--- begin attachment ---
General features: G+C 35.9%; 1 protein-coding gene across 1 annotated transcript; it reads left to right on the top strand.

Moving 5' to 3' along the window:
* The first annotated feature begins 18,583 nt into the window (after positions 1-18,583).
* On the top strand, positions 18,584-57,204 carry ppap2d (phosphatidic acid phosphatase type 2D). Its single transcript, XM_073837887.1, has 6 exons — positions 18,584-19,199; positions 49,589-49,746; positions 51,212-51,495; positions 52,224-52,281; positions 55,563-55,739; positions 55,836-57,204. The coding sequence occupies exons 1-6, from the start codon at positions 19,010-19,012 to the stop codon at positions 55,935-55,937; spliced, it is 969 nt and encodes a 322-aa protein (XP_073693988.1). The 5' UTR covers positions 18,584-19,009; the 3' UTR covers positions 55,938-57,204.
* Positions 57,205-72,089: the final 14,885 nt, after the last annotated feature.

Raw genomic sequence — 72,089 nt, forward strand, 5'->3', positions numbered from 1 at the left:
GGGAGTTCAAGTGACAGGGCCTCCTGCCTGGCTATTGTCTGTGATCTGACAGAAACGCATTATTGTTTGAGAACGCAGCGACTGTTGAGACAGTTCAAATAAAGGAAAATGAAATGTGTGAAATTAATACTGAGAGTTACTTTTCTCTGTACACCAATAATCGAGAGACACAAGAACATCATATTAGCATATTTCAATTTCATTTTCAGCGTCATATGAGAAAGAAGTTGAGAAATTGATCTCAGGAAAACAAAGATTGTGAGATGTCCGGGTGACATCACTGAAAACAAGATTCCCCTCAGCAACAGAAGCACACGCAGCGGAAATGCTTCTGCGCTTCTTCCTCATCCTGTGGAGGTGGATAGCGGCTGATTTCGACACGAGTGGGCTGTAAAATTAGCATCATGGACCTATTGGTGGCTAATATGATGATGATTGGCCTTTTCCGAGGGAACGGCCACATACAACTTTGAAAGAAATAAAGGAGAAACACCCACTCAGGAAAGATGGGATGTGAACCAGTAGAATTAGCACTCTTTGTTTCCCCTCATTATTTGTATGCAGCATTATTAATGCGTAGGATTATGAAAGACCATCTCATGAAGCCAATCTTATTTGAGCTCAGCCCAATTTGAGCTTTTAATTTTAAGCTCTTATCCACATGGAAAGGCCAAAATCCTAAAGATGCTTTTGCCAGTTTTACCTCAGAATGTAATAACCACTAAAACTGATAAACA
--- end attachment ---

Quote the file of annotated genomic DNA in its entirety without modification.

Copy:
General features: G+C 35.9%; 1 protein-coding gene across 1 annotated transcript; it reads left to right on the top strand.

Moving 5' to 3' along the window:
* The first annotated feature begins 18,583 nt into the window (after positions 1-18,583).
* On the top strand, positions 18,584-57,204 carry ppap2d (phosphatidic acid phosphatase type 2D). Its single transcript, XM_073837887.1, has 6 exons — positions 18,584-19,199; positions 49,589-49,746; positions 51,212-51,495; positions 52,224-52,281; positions 55,563-55,739; positions 55,836-57,204. The coding sequence occupies exons 1-6, from the start codon at positions 19,010-19,012 to the stop codon at positions 55,935-55,937; spliced, it is 969 nt and encodes a 322-aa protein (XP_073693988.1). The 5' UTR covers positions 18,584-19,009; the 3' UTR covers positions 55,938-57,204.
* Positions 57,205-72,089: the final 14,885 nt, after the last annotated feature.

Raw genomic sequence — 72,089 nt, forward strand, 5'->3', positions numbered from 1 at the left:
GGGAGTTCAAGTGACAGGGCCTCCTGCCTGGCTATTGTCTGTGATCTGACAGAAACGCATTATTGTTTGAGAACGCAGCGACTGTTGAGACAGTTCAAATAAAGGAAAATGAAATGTGTGAAATTAATACTGAGAGTTACTTTTCTCTGTACACCAATAATCGAGAGACACAAGAACATCATATTAGCATATTTCAATTTCATTTTCAGCGTCATATGAGAAAGAAGTTGAGAAATTGATCTCAGGAAAACAAAGATTGTGAGATGTCCGGGTGACATCACTGAAAACAAGATTCCCCTCAGCAACAGAAGCACACGCAGCGGAAATGCTTCTGCGCTTCTTCCTCATCCTGTGGAGGTGGATAGCGGCTGATTTCGACACGAGTGGGCTGTAAAATTAGCATCATGGACCTATTGGTGGCTAATATGATGATGATTGGCCTTTTCCGAGGGAACGGCCACATACAACTTTGAAAGAAATAAAGGAGAAACACCCACTCAGGAAAGATGGGATGTGAACCAGTAGAATTAGCACTCTTTGTTTCCCCTCATTATTTGTATGCAGCATTATTAATGCGTAGGATTATGAAAGACCATCTCATGAAGCCAATCTTATTTGAGCTCAGCCCAATTTGAGCTTTTAATTTTAAGCTCTTATCCACATGGAAAGGCCAAAATCCTAAAGATGCTTTTGCCAGTTTTACCTCAGAATGTAATAACCACTAAAACTGATAAACA